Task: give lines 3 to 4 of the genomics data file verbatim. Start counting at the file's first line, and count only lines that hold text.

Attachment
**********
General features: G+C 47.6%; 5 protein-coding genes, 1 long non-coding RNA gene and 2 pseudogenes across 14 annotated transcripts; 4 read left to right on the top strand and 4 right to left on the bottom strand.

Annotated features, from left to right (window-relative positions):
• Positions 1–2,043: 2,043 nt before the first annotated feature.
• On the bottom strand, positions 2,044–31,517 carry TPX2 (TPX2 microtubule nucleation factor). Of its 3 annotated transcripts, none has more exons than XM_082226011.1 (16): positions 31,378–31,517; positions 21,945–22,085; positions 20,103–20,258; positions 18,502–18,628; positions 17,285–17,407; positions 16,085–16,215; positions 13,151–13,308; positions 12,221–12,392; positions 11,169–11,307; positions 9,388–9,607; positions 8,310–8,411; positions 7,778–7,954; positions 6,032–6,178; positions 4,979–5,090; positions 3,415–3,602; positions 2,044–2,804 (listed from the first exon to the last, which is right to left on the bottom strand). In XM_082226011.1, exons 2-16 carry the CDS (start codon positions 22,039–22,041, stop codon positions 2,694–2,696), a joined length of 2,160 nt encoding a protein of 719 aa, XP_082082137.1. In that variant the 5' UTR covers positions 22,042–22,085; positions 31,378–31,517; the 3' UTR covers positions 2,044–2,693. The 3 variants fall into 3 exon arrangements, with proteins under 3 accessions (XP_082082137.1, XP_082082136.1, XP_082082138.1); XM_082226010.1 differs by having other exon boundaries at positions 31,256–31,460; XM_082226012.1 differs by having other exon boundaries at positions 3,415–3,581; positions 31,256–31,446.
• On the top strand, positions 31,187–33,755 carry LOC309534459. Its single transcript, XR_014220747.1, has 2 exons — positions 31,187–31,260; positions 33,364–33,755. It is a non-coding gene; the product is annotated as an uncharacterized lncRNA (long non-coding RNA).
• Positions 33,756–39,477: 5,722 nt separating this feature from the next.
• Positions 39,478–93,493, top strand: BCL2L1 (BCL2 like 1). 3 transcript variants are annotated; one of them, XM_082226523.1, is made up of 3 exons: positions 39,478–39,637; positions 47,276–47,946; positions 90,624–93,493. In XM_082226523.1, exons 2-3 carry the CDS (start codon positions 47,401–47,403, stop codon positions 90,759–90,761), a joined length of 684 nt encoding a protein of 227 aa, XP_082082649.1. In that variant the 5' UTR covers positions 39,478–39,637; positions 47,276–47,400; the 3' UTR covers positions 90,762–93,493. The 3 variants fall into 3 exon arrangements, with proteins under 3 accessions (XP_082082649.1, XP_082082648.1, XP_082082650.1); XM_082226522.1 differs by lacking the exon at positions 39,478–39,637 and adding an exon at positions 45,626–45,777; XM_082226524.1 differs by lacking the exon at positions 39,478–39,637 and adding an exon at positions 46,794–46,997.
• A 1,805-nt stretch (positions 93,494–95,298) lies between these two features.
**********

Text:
• Positions 1–2,043: 2,043 nt before the first annotated feature.
• On the bottom strand, positions 2,044–31,517 carry TPX2 (TPX2 microtubule nucleation factor). Of its 3 annotated transcripts, none has more exons than XM_082226011.1 (16): positions 31,378–31,517; positions 21,945–22,085; positions 20,103–20,258; positions 18,502–18,628; positions 17,285–17,407; positions 16,085–16,215; positions 13,151–13,308; positions 12,221–12,392; positions 11,169–11,307; positions 9,388–9,607; positions 8,310–8,411; positions 7,778–7,954; positions 6,032–6,178; positions 4,979–5,090; positions 3,415–3,602; positions 2,044–2,804 (listed from the first exon to the last, which is right to left on the bottom strand). In XM_082226011.1, exons 2-16 carry the CDS (start codon positions 22,039–22,041, stop codon positions 2,694–2,696), a joined length of 2,160 nt encoding a protein of 719 aa, XP_082082137.1. In that variant the 5' UTR covers positions 22,042–22,085; positions 31,378–31,517; the 3' UTR covers positions 2,044–2,693. The 3 variants fall into 3 exon arrangements, with proteins under 3 accessions (XP_082082137.1, XP_082082136.1, XP_082082138.1); XM_082226010.1 differs by having other exon boundaries at positions 31,256–31,460; XM_082226012.1 differs by having other exon boundaries at positions 3,415–3,581; positions 31,256–31,446.